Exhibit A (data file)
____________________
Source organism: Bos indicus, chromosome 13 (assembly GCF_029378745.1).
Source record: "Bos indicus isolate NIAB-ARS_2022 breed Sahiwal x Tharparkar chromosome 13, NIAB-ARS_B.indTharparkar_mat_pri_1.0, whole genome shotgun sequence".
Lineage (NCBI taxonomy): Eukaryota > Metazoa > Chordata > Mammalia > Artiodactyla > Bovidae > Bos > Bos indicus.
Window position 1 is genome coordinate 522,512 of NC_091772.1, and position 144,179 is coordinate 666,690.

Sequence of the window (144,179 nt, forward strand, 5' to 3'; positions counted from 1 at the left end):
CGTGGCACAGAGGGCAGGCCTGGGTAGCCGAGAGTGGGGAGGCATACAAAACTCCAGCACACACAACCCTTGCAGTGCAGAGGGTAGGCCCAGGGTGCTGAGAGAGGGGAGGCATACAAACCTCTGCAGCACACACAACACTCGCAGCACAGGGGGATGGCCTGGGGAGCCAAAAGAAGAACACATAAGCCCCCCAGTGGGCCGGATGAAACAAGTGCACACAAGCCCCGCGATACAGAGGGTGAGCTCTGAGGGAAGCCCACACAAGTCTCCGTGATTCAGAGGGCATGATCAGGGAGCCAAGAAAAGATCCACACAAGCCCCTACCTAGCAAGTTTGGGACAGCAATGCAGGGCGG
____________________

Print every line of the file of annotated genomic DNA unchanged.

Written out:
Source organism: Bos indicus, chromosome 13 (assembly GCF_029378745.1).
Source record: "Bos indicus isolate NIAB-ARS_2022 breed Sahiwal x Tharparkar chromosome 13, NIAB-ARS_B.indTharparkar_mat_pri_1.0, whole genome shotgun sequence".
Lineage (NCBI taxonomy): Eukaryota > Metazoa > Chordata > Mammalia > Artiodactyla > Bovidae > Bos > Bos indicus.
Window position 1 is genome coordinate 522,512 of NC_091772.1, and position 144,179 is coordinate 666,690.

Sequence of the window (144,179 nt, forward strand, 5' to 3'; positions counted from 1 at the left end):
CGTGGCACAGAGGGCAGGCCTGGGTAGCCGAGAGTGGGGAGGCATACAAAACTCCAGCACACACAACCCTTGCAGTGCAGAGGGTAGGCCCAGGGTGCTGAGAGAGGGGAGGCATACAAACCTCTGCAGCACACACAACACTCGCAGCACAGGGGGATGGCCTGGGGAGCCAAAAGAAGAACACATAAGCCCCCCAGTGGGCCGGATGAAACAAGTGCACACAAGCCCCGCGATACAGAGGGTGAGCTCTGAGGGAAGCCCACACAAGTCTCCGTGATTCAGAGGGCATGATCAGGGAGCCAAGAAAAGATCCACACAAGCCCCTACCTAGCAAGTTTGGGACAGCAATGCAGGGCGG